There are a number of proposals as to exactly how reasons, ends and rationality are related. It is often thought that practical reasons can be analyzed in terms of practical rationality, which, in turn, has something to do with the pursuit of ends. I want to argue against the conceptual priority of rationality and the pursuit of ends, and in favor of the conceptual priority of reasons. This case comes in two parts. I first argue for a (...) new conception of ends by which all ends are had under the guise of reasons. I then articulate a sense of rationality, procedural rationality, that is connected with the pursuit of ends so conceived, where one is rational to the extent that one is motivated to act in accordance with reasons as they appear to be. Unfortunately, these conceptions of ends and procedural rationality are inadequate for building an account of practical reasons, though I try to explain why it is that the rational pursuit of ends generates intuitive but misleading accounts of genuine normative reasons. The crux of the problem is an insensitivity to an is-seems distinction, where procedural rationality concerns reasons as they appear, and what we are after is a substantive sense of rationality that concerns reasons as they are. Based on these distinct senses of rationality, and some disambiguation of what it is to have a reason, I offer a critique of internalist analyses of one’s reasons in terms of the motivational states of one’s ideal, procedurally rational self, and I offer an alternative analysis of one’s practical reasons in terms of practical wisdom that overcomes objections to related reasons externalist views. The resulting theory is roughly Humean about procedural rationality and roughly Aristotelian about reasons, capturing the core truths of both camps. (shrink)
According to the principle of patient autonomy, patients have the right to be self-determining in decisions about their own medical care, which includes the right to refuse treatment. However, a treatment refusal may legitimately be overridden in cases where the decision is judged to be incompetent. It has recently been proposed that in assessments of competence, attention should be paid to the evaluative judgments that guide patients' treatment decisions.In this paper I examine this claim in light of theories of practical (...)rationality, focusing on the difficult case of an anorexic person who is judged to be competent and refuses treatment, thereby putting themselves at risk of serious harm. I argue that the standard criteria for competence assess whether a treatment decision satisfies the goals of practical decision-making, and that this same criterion can be applied to a patient's decision-guiding commitments. As a consequence I propose that a particular understanding of practical rationality offers a theoretical framework for justifying involuntary treatment in the anorexia case. (shrink)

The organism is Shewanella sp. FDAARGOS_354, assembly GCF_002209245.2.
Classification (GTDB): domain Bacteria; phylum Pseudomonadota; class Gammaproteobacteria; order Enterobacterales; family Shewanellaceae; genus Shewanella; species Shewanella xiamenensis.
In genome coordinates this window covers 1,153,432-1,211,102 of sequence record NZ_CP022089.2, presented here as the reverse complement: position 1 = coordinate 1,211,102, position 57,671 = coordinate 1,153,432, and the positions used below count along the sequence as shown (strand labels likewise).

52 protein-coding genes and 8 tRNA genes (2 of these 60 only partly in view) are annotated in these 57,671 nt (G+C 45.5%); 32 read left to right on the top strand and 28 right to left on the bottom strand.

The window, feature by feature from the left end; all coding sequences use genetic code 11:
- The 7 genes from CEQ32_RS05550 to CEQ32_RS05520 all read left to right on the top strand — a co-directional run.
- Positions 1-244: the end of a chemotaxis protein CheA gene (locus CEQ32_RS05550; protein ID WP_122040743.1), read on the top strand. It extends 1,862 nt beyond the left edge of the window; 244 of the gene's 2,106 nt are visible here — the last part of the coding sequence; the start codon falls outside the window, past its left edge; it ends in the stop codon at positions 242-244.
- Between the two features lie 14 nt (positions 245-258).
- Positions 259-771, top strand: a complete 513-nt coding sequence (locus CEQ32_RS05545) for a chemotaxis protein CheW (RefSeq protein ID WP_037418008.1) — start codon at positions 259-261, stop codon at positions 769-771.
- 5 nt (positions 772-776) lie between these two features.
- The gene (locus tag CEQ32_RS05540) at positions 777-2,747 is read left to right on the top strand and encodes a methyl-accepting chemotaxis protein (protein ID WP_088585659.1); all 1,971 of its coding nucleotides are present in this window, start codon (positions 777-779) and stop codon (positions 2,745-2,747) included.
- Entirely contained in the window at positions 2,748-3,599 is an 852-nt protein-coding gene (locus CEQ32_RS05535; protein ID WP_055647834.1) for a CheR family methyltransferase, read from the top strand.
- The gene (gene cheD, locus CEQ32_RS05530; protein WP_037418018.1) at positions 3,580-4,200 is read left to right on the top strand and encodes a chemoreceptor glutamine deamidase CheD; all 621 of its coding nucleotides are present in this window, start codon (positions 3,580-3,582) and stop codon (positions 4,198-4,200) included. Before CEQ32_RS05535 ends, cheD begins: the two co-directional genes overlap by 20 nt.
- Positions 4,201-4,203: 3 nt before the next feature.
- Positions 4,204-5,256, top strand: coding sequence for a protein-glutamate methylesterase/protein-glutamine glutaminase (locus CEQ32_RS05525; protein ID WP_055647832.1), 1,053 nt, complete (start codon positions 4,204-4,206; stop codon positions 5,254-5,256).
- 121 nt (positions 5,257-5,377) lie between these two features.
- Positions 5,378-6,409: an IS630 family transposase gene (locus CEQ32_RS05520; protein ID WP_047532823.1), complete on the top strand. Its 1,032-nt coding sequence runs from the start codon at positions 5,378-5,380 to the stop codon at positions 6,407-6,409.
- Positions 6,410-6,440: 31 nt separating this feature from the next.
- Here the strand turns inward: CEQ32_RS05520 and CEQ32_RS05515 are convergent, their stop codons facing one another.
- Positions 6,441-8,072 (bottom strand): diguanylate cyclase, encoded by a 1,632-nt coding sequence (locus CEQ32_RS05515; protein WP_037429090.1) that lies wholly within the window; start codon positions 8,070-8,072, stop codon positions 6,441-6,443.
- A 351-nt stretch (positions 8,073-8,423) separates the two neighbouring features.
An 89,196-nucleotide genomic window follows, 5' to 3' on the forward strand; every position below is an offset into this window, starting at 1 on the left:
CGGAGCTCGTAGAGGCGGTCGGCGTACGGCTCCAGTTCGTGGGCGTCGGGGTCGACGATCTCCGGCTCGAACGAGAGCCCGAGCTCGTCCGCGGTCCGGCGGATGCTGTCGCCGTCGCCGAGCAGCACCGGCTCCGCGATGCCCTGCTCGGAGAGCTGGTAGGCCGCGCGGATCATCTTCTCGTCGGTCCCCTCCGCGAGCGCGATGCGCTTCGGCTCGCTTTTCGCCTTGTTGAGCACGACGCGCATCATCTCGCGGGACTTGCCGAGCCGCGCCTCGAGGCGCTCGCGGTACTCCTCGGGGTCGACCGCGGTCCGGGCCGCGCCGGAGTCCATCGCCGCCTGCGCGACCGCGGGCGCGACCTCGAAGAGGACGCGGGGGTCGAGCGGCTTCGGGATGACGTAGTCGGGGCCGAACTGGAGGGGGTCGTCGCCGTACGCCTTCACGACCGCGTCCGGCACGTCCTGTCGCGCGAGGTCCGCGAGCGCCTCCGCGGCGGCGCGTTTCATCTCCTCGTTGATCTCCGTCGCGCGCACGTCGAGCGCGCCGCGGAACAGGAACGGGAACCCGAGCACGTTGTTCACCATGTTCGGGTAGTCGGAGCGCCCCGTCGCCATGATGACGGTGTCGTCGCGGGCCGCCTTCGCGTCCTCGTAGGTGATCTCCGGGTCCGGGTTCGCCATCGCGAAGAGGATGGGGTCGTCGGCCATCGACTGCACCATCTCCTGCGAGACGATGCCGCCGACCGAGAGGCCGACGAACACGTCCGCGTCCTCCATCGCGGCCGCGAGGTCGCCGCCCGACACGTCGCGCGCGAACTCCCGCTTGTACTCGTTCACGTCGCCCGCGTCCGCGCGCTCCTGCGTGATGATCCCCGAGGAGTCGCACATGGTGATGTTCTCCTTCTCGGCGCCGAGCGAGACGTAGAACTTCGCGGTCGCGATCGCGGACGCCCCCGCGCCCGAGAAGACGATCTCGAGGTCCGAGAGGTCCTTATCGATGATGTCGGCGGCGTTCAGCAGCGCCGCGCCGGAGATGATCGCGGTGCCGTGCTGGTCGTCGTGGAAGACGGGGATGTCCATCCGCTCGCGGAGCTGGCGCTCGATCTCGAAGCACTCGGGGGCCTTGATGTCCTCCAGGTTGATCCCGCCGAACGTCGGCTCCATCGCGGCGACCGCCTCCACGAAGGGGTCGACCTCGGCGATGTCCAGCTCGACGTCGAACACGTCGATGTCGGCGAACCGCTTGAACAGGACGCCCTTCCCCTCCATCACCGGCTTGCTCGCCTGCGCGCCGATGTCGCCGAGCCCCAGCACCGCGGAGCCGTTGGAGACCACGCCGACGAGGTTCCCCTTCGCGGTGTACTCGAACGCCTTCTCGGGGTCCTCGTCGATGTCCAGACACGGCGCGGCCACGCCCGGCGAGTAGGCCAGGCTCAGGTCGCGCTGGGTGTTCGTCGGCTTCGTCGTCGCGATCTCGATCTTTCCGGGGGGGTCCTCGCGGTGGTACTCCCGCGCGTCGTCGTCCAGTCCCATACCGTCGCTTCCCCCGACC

Does rationality require us to take the means to our ends? Intuitively, it seems clear that it does. And yet it has proven difficult to explain why this should be so: after all, if one is pursuing an end that one has decisive reason not to pursue, the balance of reasons will presumably speak against one's taking the means necessary to bring that end about. In this paper I propose a novel account of the instrumental requirement which addresses this (...) problem. On the view I develop, the instrumental requirement is normative not because agents have reasons to comply with it, but because it is a normative standard intrinsic to intentional action—i.e., it is a standard that partly spells out what it is to exercise one's agency well. (shrink)
Some philosophers have tried to establish a connection between the normativity of instrumental rationality and the paradox presented by Lewis Carroll in his 1895 paper “What the Tortoise Said to Achilles.” I here examine and argue against accounts of this connection presented by Peter Railton and James Dreier before presenting my own account and discussing its implications for instrumentalism (the view that all there is to practical rationality is instrumental rationality). In my view, the potential for a (...) Carroll-style regress just shows us that since instrumental rationality involves a higher-order commitment to combine our willing an end with our taking the necessary means, it therefore cannot, on pain of regress, itself be added as a conjunct to one of the elements to be combined. This view does not support instrumentalism. (shrink)
We discuss Sharon Ryan’s Deep Rationality Theory of wisdom, defended recently in her “Wisdom, Knowledge and Rationality.” We argue that (a) Ryan’s use of the term “rationality” needs further elaboration; (b) there is a problem with requiring that the wise person possess justified beliefs but not necessarily knowledge; (c) the conditions of DRT are not all necessary; (d) the conditions are not sufficient. At the end of our discussion, we suggest that there may be a problem with (...) the very assumption that an informative, non-circular set of necessary and sufficient conditions of wisdom can be given. (shrink)